2. Determine how the plan itself was managed; when it would be reviewed, who would own it, etc.  The purpose was to ensure that the plan had a future by being continuously reviewed and improved.
  3. Define the infrastructure required for long term success. For them, the infrastructure for success meant choosing a learning management system (LMS) which could deliver their new training initiatives.
  4. Finally, to launch their training initiative, they decided it was important that the initial plan define one short-term meaningful project that improved training outcomes and/or reduced costs. They decided this initial project must be achievable in, at most, 6 months. The goal was to test their new training infrastructure, test their plan, gain some experience, begin the process of employee engagement, and have one visible success to help develop some momentum. They chose to revamp their basic new hire training and use eLearning to deliver, manage and measure it (which is how I got involved).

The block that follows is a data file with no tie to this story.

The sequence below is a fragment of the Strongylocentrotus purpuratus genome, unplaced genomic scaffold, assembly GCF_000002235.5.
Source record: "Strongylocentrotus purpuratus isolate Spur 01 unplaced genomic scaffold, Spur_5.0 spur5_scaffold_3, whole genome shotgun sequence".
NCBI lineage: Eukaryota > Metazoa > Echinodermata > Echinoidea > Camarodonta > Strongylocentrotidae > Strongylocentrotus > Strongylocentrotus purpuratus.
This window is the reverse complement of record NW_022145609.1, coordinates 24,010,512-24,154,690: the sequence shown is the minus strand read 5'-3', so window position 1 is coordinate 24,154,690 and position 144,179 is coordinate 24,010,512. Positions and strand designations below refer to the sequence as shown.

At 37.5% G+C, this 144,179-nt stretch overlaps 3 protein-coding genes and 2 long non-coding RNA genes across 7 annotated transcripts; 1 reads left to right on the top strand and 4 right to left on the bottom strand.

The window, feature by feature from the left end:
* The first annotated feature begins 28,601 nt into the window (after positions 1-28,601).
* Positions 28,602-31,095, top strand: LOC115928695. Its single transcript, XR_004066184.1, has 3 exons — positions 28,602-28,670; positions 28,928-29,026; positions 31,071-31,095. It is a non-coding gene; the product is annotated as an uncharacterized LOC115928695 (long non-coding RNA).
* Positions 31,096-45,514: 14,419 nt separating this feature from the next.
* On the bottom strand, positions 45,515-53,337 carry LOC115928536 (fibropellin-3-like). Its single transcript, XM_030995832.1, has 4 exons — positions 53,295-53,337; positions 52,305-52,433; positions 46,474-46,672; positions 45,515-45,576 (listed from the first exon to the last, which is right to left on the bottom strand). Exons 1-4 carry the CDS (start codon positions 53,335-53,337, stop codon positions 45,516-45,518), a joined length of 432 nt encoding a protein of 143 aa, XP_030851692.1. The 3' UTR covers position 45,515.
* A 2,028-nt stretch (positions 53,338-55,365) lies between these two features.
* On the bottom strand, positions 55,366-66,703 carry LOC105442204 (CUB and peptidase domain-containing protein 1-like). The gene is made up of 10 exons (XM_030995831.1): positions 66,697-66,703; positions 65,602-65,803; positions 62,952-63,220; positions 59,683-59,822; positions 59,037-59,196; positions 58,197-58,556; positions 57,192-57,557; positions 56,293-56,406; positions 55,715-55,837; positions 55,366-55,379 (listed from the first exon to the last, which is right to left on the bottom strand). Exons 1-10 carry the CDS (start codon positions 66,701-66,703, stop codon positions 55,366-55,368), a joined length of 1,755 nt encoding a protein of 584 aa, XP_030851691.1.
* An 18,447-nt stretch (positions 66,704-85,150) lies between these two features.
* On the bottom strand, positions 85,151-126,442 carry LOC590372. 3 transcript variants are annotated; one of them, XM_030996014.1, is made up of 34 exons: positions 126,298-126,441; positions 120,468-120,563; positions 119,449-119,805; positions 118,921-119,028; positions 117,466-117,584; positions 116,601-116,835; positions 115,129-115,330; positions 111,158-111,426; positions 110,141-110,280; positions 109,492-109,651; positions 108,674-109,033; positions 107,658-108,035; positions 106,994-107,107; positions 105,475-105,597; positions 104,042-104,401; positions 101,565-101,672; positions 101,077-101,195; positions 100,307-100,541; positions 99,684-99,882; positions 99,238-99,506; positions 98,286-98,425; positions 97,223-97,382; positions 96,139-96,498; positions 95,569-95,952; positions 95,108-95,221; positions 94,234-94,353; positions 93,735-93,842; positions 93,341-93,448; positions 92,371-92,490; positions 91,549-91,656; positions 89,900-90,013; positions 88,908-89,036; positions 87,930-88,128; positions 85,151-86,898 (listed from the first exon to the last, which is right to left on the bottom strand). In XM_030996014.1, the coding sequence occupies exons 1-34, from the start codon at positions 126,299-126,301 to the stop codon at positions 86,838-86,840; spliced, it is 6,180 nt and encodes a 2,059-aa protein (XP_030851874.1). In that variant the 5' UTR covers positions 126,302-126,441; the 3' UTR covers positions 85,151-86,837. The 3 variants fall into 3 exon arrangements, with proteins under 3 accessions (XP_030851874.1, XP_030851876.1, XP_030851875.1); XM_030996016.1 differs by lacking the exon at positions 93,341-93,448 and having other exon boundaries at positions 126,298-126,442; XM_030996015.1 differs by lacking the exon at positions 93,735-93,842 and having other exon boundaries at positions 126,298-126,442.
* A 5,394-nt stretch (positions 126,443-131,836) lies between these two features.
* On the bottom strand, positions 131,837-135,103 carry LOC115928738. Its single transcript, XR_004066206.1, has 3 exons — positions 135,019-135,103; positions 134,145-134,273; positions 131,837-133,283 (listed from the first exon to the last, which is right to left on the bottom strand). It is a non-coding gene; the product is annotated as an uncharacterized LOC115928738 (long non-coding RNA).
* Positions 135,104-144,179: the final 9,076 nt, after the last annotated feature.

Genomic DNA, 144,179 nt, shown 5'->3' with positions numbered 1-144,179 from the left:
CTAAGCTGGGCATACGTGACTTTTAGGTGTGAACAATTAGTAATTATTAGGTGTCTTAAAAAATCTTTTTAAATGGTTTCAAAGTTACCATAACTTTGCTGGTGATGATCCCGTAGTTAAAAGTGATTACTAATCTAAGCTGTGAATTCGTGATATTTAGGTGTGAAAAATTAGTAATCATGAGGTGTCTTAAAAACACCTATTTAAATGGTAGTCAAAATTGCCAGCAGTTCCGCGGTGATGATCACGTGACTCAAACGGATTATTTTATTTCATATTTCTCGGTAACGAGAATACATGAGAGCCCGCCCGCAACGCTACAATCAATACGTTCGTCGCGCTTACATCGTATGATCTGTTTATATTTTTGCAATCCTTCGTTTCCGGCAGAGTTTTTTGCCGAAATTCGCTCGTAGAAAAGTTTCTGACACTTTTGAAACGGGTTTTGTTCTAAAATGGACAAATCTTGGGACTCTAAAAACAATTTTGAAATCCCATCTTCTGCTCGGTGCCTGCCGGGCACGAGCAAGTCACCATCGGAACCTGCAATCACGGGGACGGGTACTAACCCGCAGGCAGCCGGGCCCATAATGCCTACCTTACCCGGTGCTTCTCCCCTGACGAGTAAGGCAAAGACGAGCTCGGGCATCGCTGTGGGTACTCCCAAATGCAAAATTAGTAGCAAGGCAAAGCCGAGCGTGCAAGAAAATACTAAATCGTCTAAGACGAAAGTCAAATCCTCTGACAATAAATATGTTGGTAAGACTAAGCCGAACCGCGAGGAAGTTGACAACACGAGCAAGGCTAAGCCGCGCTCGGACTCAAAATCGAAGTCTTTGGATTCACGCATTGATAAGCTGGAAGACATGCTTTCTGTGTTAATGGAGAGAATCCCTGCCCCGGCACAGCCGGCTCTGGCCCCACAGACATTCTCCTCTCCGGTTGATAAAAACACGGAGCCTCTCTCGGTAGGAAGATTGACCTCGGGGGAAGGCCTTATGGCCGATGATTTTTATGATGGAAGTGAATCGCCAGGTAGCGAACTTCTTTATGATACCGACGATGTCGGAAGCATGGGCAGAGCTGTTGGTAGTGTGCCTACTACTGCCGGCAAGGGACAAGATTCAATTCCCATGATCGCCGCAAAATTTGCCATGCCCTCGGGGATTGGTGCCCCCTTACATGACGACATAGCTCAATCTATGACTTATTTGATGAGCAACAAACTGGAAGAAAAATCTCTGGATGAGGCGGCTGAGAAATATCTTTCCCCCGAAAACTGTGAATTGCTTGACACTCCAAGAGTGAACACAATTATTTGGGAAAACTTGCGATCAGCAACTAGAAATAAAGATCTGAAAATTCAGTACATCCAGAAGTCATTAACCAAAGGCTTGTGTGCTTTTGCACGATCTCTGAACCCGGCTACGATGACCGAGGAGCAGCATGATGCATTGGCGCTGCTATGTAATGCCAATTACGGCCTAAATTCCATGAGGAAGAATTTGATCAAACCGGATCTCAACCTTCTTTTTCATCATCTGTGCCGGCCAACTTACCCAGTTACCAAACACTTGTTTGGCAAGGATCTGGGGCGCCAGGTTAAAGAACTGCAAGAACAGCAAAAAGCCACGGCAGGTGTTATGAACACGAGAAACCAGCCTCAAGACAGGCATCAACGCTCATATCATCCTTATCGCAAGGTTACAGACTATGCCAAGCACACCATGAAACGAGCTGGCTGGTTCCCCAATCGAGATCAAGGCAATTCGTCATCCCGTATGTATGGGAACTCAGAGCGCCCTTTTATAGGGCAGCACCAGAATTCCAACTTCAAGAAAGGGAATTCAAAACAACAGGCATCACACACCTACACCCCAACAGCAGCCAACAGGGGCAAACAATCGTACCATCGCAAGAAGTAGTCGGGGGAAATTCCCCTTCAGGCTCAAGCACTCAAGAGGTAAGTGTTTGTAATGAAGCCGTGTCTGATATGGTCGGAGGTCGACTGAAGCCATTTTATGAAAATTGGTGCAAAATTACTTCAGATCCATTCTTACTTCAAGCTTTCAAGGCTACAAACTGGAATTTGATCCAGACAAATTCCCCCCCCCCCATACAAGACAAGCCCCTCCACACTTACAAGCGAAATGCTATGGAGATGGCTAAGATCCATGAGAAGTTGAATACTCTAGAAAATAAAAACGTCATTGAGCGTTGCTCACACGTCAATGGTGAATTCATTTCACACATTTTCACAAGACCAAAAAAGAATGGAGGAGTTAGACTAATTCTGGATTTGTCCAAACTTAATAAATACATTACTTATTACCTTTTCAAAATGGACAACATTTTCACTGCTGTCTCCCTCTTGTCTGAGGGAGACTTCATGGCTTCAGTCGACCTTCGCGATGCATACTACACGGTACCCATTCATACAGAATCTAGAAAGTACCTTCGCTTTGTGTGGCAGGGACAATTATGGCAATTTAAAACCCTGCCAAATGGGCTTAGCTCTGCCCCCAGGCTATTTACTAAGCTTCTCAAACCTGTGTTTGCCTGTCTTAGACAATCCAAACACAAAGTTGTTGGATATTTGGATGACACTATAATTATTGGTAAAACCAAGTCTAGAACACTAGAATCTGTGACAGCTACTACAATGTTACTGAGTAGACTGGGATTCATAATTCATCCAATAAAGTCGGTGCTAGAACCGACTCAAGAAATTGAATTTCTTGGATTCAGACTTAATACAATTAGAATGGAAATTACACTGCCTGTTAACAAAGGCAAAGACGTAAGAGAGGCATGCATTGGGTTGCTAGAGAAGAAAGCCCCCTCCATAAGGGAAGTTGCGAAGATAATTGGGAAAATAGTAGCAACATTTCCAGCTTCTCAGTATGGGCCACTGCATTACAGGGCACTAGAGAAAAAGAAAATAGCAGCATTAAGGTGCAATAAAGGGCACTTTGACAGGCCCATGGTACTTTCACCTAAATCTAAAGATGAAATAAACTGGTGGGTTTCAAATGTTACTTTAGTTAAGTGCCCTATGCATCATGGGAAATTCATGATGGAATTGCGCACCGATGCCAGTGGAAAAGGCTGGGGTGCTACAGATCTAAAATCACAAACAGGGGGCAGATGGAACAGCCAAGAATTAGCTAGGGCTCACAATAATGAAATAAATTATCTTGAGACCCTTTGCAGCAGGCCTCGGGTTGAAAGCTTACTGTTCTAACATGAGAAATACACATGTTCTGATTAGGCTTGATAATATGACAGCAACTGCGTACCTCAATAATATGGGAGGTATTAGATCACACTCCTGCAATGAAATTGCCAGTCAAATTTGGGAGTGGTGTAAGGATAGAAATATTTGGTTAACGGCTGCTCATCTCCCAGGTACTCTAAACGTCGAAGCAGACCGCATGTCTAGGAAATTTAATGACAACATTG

The Elements of Success

It turns out that the particular plan of action initiated by the company was a highly successful one. There are many lessons to take from their experience - one which I have now seen repeated many times - always with success. Let’s look at some of the lessons that can be derived from  their intelligent choices.

Get Started Now - Don’t Wait for the Perfect Plan

There is no greater impediment to success than the feeling that we should not do anything until we are able to do it perfectly. It is important to realize that there is simply no way to know all the answers before we begin. And even if we did, the company and the context that it operates in are not static. So although it makes sense to initially do whatever homework we can do, we need to accept that the rest of the answers will come over time.  This has the following two valuable benefits: